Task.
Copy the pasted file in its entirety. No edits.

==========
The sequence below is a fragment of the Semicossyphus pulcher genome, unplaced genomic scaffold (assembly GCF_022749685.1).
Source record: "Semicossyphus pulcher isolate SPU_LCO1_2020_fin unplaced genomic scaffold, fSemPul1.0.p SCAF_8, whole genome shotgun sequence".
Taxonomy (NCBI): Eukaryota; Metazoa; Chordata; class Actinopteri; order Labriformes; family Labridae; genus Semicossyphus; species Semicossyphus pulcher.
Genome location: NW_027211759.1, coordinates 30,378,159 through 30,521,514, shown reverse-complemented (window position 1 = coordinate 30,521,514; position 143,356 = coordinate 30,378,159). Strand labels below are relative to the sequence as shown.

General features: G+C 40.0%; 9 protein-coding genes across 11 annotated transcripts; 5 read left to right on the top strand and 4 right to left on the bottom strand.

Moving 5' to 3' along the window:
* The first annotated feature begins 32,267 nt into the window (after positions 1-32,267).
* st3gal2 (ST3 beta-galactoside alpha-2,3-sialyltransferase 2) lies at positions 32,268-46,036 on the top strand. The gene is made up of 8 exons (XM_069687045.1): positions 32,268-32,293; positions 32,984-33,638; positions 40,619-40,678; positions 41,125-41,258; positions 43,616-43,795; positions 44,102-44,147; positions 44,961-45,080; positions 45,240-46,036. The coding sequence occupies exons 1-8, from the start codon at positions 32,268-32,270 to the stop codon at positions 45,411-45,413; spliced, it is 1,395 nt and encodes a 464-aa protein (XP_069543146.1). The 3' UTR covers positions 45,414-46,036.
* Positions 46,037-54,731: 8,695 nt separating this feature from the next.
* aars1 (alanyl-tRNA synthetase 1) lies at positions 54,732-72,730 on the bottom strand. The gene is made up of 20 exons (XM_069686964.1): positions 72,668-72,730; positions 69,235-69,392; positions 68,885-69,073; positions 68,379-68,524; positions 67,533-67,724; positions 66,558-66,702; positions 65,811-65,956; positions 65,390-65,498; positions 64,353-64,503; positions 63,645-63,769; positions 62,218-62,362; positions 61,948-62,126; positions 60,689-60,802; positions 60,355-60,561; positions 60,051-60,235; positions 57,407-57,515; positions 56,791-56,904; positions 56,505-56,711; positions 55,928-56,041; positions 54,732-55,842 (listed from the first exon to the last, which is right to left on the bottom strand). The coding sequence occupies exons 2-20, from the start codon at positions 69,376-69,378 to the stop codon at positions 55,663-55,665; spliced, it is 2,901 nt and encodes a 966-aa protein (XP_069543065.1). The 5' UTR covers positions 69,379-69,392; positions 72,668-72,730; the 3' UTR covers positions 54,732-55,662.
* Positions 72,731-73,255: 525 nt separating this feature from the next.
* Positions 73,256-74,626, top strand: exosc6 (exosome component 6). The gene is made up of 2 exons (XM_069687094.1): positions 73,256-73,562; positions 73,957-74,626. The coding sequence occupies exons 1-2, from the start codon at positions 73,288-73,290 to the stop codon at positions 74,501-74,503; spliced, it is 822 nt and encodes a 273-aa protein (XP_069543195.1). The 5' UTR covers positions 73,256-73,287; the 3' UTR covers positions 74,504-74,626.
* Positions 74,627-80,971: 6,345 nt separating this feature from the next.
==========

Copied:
The sequence below is a fragment of the Semicossyphus pulcher genome, unplaced genomic scaffold (assembly GCF_022749685.1).
Source record: "Semicossyphus pulcher isolate SPU_LCO1_2020_fin unplaced genomic scaffold, fSemPul1.0.p SCAF_8, whole genome shotgun sequence".
Taxonomy (NCBI): Eukaryota; Metazoa; Chordata; class Actinopteri; order Labriformes; family Labridae; genus Semicossyphus; species Semicossyphus pulcher.
Genome location: NW_027211759.1, coordinates 30,378,159 through 30,521,514, shown reverse-complemented (window position 1 = coordinate 30,521,514; position 143,356 = coordinate 30,378,159). Strand labels below are relative to the sequence as shown.

General features: G+C 40.0%; 9 protein-coding genes across 11 annotated transcripts; 5 read left to right on the top strand and 4 right to left on the bottom strand.

Moving 5' to 3' along the window:
* The first annotated feature begins 32,267 nt into the window (after positions 1-32,267).
* st3gal2 (ST3 beta-galactoside alpha-2,3-sialyltransferase 2) lies at positions 32,268-46,036 on the top strand. The gene is made up of 8 exons (XM_069687045.1): positions 32,268-32,293; positions 32,984-33,638; positions 40,619-40,678; positions 41,125-41,258; positions 43,616-43,795; positions 44,102-44,147; positions 44,961-45,080; positions 45,240-46,036. The coding sequence occupies exons 1-8, from the start codon at positions 32,268-32,270 to the stop codon at positions 45,411-45,413; spliced, it is 1,395 nt and encodes a 464-aa protein (XP_069543146.1). The 3' UTR covers positions 45,414-46,036.
* Positions 46,037-54,731: 8,695 nt separating this feature from the next.
* aars1 (alanyl-tRNA synthetase 1) lies at positions 54,732-72,730 on the bottom strand. The gene is made up of 20 exons (XM_069686964.1): positions 72,668-72,730; positions 69,235-69,392; positions 68,885-69,073; positions 68,379-68,524; positions 67,533-67,724; positions 66,558-66,702; positions 65,811-65,956; positions 65,390-65,498; positions 64,353-64,503; positions 63,645-63,769; positions 62,218-62,362; positions 61,948-62,126; positions 60,689-60,802; positions 60,355-60,561; positions 60,051-60,235; positions 57,407-57,515; positions 56,791-56,904; positions 56,505-56,711; positions 55,928-56,041; positions 54,732-55,842 (listed from the first exon to the last, which is right to left on the bottom strand). The coding sequence occupies exons 2-20, from the start codon at positions 69,376-69,378 to the stop codon at positions 55,663-55,665; spliced, it is 2,901 nt and encodes a 966-aa protein (XP_069543065.1). The 5' UTR covers positions 69,379-69,392; positions 72,668-72,730; the 3' UTR covers positions 54,732-55,662.
* Positions 72,731-73,255: 525 nt separating this feature from the next.
* Positions 73,256-74,626, top strand: exosc6 (exosome component 6). The gene is made up of 2 exons (XM_069687094.1): positions 73,256-73,562; positions 73,957-74,626. The coding sequence occupies exons 1-2, from the start codon at positions 73,288-73,290 to the stop codon at positions 74,501-74,503; spliced, it is 822 nt and encodes a 273-aa protein (XP_069543195.1). The 5' UTR covers positions 73,256-73,287; the 3' UTR covers positions 74,504-74,626.
* Positions 74,627-80,971: 6,345 nt separating this feature from the next.